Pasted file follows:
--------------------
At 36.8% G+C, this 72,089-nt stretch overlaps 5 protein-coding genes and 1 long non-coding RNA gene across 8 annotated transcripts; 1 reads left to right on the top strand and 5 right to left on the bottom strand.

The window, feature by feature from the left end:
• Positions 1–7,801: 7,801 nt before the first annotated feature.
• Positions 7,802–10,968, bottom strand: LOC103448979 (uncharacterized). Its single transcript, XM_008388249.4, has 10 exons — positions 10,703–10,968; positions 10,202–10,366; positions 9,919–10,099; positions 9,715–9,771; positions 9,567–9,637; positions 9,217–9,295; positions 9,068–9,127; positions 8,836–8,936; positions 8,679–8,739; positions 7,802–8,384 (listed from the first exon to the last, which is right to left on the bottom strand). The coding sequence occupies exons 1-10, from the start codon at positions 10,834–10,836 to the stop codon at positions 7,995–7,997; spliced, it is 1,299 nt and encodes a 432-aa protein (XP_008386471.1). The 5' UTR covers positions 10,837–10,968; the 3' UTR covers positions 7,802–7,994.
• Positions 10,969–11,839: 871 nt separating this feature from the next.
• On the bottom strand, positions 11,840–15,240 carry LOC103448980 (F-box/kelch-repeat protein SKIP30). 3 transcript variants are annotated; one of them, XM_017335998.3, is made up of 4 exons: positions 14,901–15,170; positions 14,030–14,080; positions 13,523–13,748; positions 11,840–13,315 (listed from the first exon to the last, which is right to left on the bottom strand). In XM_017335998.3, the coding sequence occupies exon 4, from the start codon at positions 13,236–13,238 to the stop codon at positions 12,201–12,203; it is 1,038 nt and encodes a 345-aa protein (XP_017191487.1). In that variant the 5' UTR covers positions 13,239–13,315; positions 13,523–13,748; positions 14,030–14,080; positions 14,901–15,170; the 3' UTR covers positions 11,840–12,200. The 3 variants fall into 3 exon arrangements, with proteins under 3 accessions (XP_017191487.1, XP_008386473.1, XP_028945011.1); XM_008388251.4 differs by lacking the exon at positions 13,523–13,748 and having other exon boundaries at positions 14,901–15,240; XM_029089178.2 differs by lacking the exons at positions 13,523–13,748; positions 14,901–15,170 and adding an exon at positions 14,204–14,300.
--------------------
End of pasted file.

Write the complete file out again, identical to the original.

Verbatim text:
At 36.8% G+C, this 72,089-nt stretch overlaps 5 protein-coding genes and 1 long non-coding RNA gene across 8 annotated transcripts; 1 reads left to right on the top strand and 5 right to left on the bottom strand.

The window, feature by feature from the left end:
• Positions 1–7,801: 7,801 nt before the first annotated feature.
• Positions 7,802–10,968, bottom strand: LOC103448979 (uncharacterized). Its single transcript, XM_008388249.4, has 10 exons — positions 10,703–10,968; positions 10,202–10,366; positions 9,919–10,099; positions 9,715–9,771; positions 9,567–9,637; positions 9,217–9,295; positions 9,068–9,127; positions 8,836–8,936; positions 8,679–8,739; positions 7,802–8,384 (listed from the first exon to the last, which is right to left on the bottom strand). The coding sequence occupies exons 1-10, from the start codon at positions 10,834–10,836 to the stop codon at positions 7,995–7,997; spliced, it is 1,299 nt and encodes a 432-aa protein (XP_008386471.1). The 5' UTR covers positions 10,837–10,968; the 3' UTR covers positions 7,802–7,994.
• Positions 10,969–11,839: 871 nt separating this feature from the next.
• On the bottom strand, positions 11,840–15,240 carry LOC103448980 (F-box/kelch-repeat protein SKIP30). 3 transcript variants are annotated; one of them, XM_017335998.3, is made up of 4 exons: positions 14,901–15,170; positions 14,030–14,080; positions 13,523–13,748; positions 11,840–13,315 (listed from the first exon to the last, which is right to left on the bottom strand). In XM_017335998.3, the coding sequence occupies exon 4, from the start codon at positions 13,236–13,238 to the stop codon at positions 12,201–12,203; it is 1,038 nt and encodes a 345-aa protein (XP_017191487.1). In that variant the 5' UTR covers positions 13,239–13,315; positions 13,523–13,748; positions 14,030–14,080; positions 14,901–15,170; the 3' UTR covers positions 11,840–12,200. The 3 variants fall into 3 exon arrangements, with proteins under 3 accessions (XP_017191487.1, XP_008386473.1, XP_028945011.1); XM_008388251.4 differs by lacking the exon at positions 13,523–13,748 and having other exon boundaries at positions 14,901–15,240; XM_029089178.2 differs by lacking the exons at positions 13,523–13,748; positions 14,901–15,170 and adding an exon at positions 14,204–14,300.